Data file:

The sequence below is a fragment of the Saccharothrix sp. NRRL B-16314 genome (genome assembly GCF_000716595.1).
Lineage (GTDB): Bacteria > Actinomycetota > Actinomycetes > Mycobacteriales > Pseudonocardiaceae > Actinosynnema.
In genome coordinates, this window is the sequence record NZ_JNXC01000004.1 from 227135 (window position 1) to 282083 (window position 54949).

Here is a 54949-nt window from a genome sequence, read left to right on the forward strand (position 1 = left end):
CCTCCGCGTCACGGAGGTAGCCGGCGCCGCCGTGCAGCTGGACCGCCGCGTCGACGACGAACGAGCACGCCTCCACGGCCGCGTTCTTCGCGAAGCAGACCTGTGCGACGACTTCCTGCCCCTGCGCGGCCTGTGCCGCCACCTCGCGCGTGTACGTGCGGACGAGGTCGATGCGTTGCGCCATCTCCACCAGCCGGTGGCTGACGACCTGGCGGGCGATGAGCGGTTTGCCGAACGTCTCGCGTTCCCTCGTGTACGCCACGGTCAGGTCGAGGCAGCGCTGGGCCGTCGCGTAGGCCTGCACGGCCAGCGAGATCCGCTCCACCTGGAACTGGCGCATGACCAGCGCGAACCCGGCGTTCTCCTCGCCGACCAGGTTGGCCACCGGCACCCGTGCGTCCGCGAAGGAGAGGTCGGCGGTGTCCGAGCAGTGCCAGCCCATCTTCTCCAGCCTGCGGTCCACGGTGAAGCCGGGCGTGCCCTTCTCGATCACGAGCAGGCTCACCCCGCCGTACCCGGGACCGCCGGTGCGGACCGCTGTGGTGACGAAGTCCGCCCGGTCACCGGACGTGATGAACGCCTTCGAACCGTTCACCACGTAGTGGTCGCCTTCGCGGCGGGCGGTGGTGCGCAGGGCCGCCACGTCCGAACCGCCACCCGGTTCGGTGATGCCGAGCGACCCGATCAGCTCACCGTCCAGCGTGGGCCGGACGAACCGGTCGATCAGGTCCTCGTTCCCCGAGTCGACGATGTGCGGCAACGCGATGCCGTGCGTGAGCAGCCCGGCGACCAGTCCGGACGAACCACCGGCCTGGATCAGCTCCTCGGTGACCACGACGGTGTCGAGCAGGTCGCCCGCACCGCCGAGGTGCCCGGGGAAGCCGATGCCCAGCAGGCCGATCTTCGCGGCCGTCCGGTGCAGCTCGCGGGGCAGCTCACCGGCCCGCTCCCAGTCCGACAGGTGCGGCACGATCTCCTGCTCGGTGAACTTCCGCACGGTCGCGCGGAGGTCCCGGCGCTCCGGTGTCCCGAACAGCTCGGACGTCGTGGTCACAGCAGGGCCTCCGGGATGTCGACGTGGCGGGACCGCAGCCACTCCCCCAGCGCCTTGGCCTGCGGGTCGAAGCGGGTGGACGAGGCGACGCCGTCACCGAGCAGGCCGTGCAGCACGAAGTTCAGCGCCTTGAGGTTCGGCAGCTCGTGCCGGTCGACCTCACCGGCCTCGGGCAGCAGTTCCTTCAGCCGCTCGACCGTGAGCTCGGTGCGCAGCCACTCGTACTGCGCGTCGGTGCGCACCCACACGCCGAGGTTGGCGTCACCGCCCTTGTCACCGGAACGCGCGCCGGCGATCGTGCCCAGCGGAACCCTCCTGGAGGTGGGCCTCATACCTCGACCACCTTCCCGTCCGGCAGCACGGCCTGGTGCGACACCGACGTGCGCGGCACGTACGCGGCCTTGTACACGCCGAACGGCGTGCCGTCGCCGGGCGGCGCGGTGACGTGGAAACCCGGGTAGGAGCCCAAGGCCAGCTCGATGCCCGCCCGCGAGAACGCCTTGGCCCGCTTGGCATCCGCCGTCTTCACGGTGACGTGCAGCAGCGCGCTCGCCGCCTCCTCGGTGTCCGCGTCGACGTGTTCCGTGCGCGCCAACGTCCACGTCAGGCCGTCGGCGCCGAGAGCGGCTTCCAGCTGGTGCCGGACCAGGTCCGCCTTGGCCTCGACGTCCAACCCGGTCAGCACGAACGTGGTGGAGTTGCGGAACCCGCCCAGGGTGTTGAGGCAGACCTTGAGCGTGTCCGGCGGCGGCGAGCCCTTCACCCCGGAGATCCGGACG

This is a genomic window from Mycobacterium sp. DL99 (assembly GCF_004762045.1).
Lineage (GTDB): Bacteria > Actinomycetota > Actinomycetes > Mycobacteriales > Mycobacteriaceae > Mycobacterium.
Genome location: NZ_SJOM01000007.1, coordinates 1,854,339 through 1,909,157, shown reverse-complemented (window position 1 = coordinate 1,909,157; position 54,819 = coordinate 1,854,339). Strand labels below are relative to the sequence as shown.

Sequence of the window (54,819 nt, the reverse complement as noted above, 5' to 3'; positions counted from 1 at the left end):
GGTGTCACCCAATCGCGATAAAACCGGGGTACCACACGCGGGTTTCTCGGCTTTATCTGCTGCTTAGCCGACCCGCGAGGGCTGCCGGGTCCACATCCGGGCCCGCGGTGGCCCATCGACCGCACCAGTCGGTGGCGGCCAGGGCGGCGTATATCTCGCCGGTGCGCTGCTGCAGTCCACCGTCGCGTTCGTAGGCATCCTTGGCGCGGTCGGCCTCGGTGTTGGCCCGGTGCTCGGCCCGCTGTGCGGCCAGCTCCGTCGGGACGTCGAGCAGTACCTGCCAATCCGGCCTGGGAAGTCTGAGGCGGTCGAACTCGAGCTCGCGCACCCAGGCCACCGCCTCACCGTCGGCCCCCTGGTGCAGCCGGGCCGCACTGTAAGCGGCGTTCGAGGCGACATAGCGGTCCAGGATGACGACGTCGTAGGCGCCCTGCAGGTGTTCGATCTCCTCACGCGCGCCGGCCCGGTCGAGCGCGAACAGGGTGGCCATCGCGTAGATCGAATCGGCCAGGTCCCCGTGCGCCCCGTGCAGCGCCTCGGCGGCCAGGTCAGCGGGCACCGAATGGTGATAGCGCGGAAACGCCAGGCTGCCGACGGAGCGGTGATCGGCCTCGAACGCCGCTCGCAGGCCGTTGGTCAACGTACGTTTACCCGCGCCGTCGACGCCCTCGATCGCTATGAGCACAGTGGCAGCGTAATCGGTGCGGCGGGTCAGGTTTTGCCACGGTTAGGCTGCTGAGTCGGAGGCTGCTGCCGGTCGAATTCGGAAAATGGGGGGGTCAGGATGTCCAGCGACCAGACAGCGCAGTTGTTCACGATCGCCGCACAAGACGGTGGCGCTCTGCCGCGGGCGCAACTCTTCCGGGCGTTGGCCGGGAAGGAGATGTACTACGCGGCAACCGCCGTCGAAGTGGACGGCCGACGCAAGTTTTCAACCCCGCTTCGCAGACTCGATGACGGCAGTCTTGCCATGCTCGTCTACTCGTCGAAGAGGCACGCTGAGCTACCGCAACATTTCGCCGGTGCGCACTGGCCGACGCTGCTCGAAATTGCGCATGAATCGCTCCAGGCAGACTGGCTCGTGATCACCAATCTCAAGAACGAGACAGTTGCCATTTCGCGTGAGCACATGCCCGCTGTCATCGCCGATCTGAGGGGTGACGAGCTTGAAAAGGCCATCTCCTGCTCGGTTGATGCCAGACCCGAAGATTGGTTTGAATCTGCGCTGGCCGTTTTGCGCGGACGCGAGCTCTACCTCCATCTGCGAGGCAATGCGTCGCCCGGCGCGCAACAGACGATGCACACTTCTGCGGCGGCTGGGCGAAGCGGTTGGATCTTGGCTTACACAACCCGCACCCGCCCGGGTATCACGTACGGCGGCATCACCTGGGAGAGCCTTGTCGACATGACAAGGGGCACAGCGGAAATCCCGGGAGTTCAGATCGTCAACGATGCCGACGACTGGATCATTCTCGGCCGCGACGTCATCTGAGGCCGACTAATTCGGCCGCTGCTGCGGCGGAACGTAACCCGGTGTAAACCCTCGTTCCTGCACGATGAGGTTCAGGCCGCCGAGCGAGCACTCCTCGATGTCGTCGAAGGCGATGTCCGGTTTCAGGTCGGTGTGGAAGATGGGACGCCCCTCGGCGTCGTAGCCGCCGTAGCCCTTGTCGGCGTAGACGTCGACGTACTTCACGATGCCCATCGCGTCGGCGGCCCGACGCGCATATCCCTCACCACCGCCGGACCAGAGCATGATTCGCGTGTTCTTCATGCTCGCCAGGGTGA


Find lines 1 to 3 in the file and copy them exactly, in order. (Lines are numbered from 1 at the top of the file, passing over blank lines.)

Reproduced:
The sequence below is a fragment of the Saccharothrix sp. NRRL B-16314 genome (genome assembly GCF_000716595.1).
Lineage (GTDB): Bacteria > Actinomycetota > Actinomycetes > Mycobacteriales > Pseudonocardiaceae > Actinosynnema.
In genome coordinates, this window is the sequence record NZ_JNXC01000004.1 from 227135 (window position 1) to 282083 (window position 54949).